NUIG researchers leading trial on potentially fatal multiple myeloma

Irish patients with blood cancer are the first worldwide to take part in a new drug trial to develop more effective treatment for multiple myeloma, a potentially fatal condition.

NUIG researchers leading trial on potentially fatal multiple myeloma

Researchers at NUI Galway are carrying out the clinical trial for patients who will be treated with a new combination of drugs that is hoped will save lives.

Each year in Ireland, about 250 people are diagnosed with multiple myeloma and 170 die from the disease.

Phase 1 of the clinical trial will investigate whether the addition of a multiple myeloma treatment, daratumumab (Dara), to a standard care chemotherapy containing the drugs cyclophosphamide and bortezomib (CyBorD), is beneficial for treating newly diagnosed patients.

Dara by itself is a promising new therapy for this particular cancer and has recently been approved for treating relapsed patients.

This trial is the first study worldwide to combine Dara with cyclophosphamide and will determine whether this combination results in a more effective treatment.

Blood Cancer Network Ireland has already recruited six patients at University Hospital Galway and Cork University Hospital, and the study will soon be extended to BCNI centres in Dublin,in order to give myeloma patients nationwide access to the trial.

BCNI is a €2.7m cancer research and clinical trials initiative funded by the Irish Cancer Society and Science Foundation Ireland which brings together experts across Galway, Cork, and Dublin.

The first homegrown trial to be conducted by BCNI, it is the culmination of collaborative research efforts between BCNI scientists and Janssen pharmaceuticals which show that cyclophosphamide treatment can potentially make Dara more effective.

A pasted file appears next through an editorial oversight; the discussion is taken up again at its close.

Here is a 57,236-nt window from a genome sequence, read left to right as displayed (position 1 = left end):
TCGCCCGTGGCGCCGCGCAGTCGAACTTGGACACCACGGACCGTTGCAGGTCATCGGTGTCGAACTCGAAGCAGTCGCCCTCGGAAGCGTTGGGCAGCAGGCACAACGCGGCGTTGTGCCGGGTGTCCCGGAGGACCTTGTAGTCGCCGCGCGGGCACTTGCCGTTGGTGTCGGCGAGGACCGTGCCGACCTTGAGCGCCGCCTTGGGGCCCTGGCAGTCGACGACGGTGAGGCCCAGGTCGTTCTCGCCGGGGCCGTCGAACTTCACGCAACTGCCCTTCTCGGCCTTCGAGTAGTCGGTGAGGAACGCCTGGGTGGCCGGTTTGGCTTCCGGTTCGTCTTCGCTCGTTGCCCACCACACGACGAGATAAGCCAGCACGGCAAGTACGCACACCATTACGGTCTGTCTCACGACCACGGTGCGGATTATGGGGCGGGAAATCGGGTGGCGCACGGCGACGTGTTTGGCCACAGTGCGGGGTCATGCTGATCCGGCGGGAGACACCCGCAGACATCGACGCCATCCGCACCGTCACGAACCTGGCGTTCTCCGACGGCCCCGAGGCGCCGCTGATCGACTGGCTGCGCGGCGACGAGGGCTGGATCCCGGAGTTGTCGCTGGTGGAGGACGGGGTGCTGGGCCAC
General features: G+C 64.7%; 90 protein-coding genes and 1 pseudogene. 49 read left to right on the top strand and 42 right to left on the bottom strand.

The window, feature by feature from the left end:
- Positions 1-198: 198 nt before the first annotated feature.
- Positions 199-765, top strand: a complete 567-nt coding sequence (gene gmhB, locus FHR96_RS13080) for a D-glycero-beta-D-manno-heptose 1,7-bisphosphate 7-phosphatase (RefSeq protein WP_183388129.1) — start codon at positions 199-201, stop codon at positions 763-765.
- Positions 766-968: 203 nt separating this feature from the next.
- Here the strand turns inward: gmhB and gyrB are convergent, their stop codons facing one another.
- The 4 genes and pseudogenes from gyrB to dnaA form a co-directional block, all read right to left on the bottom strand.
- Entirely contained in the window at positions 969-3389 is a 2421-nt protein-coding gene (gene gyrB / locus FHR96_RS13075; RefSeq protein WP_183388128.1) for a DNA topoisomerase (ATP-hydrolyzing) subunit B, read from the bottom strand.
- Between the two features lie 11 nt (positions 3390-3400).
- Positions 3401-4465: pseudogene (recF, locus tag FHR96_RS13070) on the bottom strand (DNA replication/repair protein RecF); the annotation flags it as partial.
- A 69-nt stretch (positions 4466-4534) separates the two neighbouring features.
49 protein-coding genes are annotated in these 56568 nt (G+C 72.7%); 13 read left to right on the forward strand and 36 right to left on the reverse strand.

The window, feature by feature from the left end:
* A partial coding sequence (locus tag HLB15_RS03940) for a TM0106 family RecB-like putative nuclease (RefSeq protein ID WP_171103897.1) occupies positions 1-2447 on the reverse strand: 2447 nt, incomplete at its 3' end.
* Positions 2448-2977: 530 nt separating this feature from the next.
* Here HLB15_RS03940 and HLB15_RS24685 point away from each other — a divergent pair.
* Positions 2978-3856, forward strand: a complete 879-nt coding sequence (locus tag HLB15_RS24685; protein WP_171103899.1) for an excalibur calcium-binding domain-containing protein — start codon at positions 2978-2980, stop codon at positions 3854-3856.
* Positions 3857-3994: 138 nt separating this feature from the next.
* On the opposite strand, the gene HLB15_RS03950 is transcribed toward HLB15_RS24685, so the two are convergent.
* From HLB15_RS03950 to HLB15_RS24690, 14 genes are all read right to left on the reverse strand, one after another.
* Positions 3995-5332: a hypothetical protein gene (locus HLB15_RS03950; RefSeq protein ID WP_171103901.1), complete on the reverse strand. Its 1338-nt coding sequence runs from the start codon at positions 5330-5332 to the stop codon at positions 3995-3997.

Michael O’Dwyer, BCNI director, lead investigator, and a consultant haematologist at NUI Galway, said: “It is an exciting time for blood cancer research in Ireland. This new trial, a first for BCNI, is another step forward in developing new treatment options for patients living with multiple myeloma.

“The successful launch of the study is a testament to our shared commitment to finding better treatment options for patients through clinical trials.”

That view was echoed by Robert O’Connor, head of research at the Irish Cancer Society, who praised the work of BCNI’s researchers.

“This latest clinical trial highlights the importance of investing in world class innovative and potentially life-changing Irish cancer research,” said Dr O’Connor.

“We hope that the patients taking part will help identify even more improvements in care and outcomes for this disease.

“The Irish Cancer Society is proud to be partnering with Science Foundation Ireland on the funding of BCNI, ensuring that Irish blood cancer patients benefit from the latest advances in cancer care and treatment.

“Ireland has many world- class cancer researchers but it’s only through the public’s generous donations that we can continue to invest in such vital cancer research. For that, we thank the public, and hope that they can continue to support us this Daffodil Day, March 24.”

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